Small and regional airports (Group 4 category – less than five million passengers) have recovered connectivity faster but their future gains are more uncertain. The report shows that whilst 33 per cent of them (had recovered their pre-pandemic direct connectivity levels as of June 2022, only one of the largest airports ((Group 1 category – more than 25 million passengers)) had done so – Palma de Mallorca, which serves primarily an intra-European tourist market.
Amsterdam Schiphol, Istanbul, and London Heathrow best for direct connectivity
In absolute terms, Amsterdam Schiphol (AMS) (-10 per cent) this year again holds the top spot in terms of direct connectivity, followed by ever resilient Istanbul (IST) (- five per cent), and London Heathrow (LHR) (-13 per cent) climbing back up from the seventh position to the third compared to last year (2021).
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Lisbon (LIS) (- four per cent), Athens (ATH) (- six per cent) and Istanbul Sabiha Gokcen (SAW) (- six per cent) have almost recovered their pre-pandemic direct connectivity, and London Gatwick (LGW) (- eight per cent) and Dublin (DUB) (- seven per cent) are also coming close, having rejoined the top 20 league after dropping off last year (2021).
Top 20 global hub connectivity league dominated by European airports
In terms of hub connectivity, European Major hubs (-26 per cent) showed significantly more resilience than both secondary hubs (-51 per cent) and niche and small hubs (-35 per cent), thanks to the critical mass of their based network airlines and their diversified route network.
At the global level, European airports are back on top of the league this year (2022). Nine out the top 10 airports for hub connectivity are from Europe.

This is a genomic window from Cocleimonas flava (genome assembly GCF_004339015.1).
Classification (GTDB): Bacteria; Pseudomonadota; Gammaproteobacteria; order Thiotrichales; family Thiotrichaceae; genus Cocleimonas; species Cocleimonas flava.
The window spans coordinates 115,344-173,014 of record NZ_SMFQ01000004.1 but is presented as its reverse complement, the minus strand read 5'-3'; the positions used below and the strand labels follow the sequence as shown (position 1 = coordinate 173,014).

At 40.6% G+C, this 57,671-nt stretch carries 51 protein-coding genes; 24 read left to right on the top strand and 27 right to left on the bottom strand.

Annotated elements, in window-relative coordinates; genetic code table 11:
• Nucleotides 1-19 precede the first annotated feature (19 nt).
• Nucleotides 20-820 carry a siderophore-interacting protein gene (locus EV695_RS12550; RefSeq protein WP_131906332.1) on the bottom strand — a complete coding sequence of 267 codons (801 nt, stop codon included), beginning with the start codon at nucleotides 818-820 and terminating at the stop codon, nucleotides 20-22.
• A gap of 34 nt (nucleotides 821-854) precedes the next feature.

Frankfurt (FRA) (-29 per cent) has regained its pre-pandemic (2019) position as the top global airport for hub connectivity. Istanbul comes to the second position, having actually increased its hub connectivity by +11 per cent compared to pre-pandemic (2019), followed by Amsterdam Schiphol (-33 per cent), which also regains the third position it held before the pandemic.
This is a reversal of the 2021 standings, when the closure of most intercontinental markets had resulted in North American airports dominating the top 20 league of global hubs in 2021, thanks to their reliance on a vast and largely unconstrained domestic market.
Europe’s air connectivity: an essential element of economic competitiveness and social cohesion
Olivier Jankovec, Director General of ACI EUROPE commented: “COVID-19 accelerated the changes in the market landscape for airports, where competitive pressures are increasing across the board as we see footloose carriers, which today includes both the ultra-low cost carriers and also the low-cost brands of network carriers, intensively bargain with airports.
“This report is a crucial part of the jigsaw as we recover. Europe’s air connectivity is an essential element of both its economic competitiveness and social cohesion. With both societal and regulatory pressures on aviation, ensuring an understanding of the value of air connectivity by all our partners is important.”
This points also to the importance of ensuring that slot allocation rules reflect the connectivity needs of airport communities, while ensuring fair and open market opportunities, Jankovec added.
Amsterdam Airport Schiphol (AMS), Athens International Airport (ATH), Dublin Airport (DUB), Frankfurt Airport (FRA), Istanbul Airport (IST), Istanbul Sabiha Gokcen International Airport (SAW), Lisbon Airport (LIS), London Gatwick Airport (LGW), London Heathrow Airport (LHR)